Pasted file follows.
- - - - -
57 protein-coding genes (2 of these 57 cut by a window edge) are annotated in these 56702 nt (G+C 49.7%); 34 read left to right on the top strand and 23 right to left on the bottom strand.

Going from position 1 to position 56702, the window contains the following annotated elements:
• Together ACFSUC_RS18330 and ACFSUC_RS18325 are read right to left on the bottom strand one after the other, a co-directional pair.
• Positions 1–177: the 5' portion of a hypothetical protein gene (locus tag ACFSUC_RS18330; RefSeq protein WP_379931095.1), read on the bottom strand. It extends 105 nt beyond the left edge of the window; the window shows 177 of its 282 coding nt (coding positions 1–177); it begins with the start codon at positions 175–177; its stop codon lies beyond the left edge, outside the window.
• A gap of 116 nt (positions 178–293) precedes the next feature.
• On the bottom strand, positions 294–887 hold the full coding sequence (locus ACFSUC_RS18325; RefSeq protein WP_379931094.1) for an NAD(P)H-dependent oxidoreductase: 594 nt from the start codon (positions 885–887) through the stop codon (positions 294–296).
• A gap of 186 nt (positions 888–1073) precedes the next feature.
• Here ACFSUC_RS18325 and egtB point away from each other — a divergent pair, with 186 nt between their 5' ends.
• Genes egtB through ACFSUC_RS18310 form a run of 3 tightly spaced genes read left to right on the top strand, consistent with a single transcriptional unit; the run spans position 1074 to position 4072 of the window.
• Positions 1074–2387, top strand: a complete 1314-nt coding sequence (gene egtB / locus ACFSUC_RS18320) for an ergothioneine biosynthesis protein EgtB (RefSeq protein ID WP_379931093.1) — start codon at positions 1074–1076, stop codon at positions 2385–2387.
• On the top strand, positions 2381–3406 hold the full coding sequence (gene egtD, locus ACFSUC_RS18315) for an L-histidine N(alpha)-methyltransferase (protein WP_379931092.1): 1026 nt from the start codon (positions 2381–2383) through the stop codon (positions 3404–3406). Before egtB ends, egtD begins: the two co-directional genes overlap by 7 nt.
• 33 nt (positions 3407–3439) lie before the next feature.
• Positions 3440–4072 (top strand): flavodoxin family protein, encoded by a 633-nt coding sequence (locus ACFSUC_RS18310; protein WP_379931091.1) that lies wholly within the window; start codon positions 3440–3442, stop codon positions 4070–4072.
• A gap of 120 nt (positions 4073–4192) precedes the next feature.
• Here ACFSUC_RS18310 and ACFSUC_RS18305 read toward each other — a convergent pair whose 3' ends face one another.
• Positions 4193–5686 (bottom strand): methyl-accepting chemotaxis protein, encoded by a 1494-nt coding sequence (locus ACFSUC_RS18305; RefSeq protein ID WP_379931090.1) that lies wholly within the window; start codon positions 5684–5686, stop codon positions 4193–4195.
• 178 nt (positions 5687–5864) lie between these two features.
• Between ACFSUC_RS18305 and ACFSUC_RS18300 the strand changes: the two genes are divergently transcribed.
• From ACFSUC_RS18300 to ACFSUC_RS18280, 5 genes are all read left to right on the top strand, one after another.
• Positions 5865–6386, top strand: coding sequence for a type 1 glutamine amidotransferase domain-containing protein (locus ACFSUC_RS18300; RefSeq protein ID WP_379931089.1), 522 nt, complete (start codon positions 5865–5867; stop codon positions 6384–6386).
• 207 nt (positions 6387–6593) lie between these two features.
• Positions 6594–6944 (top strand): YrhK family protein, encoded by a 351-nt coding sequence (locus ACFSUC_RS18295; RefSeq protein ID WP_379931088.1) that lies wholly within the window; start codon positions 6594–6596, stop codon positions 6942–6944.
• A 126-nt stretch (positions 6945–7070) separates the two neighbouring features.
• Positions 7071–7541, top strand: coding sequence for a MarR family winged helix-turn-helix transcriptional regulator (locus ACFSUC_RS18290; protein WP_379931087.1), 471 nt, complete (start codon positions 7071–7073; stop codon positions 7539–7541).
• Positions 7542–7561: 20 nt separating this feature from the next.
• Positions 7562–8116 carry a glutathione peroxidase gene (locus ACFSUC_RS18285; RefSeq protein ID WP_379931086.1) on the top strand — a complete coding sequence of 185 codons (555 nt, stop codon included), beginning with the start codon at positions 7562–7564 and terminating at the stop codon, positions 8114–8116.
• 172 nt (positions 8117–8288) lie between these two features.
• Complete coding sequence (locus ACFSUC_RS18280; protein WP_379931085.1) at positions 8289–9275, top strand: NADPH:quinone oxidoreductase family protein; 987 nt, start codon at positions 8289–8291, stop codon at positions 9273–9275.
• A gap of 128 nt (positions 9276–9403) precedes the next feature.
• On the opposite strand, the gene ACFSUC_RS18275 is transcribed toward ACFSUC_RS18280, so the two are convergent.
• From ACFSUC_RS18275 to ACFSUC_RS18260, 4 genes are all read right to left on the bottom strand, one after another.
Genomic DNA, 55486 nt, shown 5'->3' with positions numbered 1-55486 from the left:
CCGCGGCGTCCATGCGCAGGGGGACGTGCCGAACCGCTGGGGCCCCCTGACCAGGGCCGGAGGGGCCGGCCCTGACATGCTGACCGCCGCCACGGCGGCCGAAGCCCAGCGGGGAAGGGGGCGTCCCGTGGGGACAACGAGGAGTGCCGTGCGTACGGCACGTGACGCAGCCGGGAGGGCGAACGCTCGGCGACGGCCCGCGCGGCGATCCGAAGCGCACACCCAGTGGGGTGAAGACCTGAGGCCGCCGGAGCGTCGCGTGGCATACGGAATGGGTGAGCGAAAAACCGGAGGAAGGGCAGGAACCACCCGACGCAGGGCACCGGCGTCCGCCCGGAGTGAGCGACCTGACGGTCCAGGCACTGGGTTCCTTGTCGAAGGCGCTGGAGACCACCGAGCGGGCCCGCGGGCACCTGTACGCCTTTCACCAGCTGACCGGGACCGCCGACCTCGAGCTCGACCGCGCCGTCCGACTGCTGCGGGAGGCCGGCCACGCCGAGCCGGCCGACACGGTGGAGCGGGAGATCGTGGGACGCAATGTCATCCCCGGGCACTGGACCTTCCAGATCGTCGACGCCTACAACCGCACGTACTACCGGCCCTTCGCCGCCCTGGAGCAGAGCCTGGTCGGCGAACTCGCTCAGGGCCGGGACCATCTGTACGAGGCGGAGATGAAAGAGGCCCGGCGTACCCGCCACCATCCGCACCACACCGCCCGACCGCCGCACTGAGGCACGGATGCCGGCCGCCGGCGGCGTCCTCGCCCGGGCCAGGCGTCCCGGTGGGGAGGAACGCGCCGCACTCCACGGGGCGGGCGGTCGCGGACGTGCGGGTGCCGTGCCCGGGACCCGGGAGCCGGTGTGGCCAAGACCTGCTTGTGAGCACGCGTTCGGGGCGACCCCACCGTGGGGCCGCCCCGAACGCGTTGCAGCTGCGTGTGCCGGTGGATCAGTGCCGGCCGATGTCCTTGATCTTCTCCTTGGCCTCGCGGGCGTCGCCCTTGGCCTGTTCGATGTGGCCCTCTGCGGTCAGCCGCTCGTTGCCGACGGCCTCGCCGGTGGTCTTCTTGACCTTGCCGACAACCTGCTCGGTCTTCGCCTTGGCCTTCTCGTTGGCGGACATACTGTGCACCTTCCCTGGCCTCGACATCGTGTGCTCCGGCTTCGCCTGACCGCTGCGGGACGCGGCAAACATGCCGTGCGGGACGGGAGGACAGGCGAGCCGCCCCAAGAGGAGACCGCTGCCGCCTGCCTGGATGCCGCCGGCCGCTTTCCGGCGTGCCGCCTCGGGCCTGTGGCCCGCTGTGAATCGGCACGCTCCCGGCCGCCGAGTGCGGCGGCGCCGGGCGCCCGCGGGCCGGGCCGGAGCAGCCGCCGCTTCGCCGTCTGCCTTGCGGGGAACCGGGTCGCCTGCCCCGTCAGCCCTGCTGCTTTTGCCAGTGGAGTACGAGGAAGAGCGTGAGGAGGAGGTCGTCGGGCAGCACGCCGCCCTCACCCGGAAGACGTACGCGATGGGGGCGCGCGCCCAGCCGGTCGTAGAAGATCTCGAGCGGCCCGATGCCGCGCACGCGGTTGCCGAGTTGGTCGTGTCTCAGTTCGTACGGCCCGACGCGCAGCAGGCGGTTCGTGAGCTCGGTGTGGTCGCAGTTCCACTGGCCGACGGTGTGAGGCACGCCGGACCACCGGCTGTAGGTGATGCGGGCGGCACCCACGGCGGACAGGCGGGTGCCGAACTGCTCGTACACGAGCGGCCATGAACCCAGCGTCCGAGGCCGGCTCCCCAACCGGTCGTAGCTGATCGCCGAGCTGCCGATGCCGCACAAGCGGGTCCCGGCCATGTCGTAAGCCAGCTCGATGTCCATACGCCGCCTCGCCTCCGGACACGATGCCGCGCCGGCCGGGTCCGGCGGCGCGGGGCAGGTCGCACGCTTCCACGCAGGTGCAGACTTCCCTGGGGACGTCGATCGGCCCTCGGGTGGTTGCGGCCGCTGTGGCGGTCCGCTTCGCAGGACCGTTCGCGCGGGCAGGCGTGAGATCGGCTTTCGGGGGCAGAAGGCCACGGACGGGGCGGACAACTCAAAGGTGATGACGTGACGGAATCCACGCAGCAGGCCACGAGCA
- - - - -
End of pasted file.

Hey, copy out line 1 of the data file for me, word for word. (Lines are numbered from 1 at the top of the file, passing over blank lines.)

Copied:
57 protein-coding genes (2 of these 57 cut by a window edge) are annotated in these 56702 nt (G+C 49.7%); 34 read left to right on the top strand and 23 right to left on the bottom strand.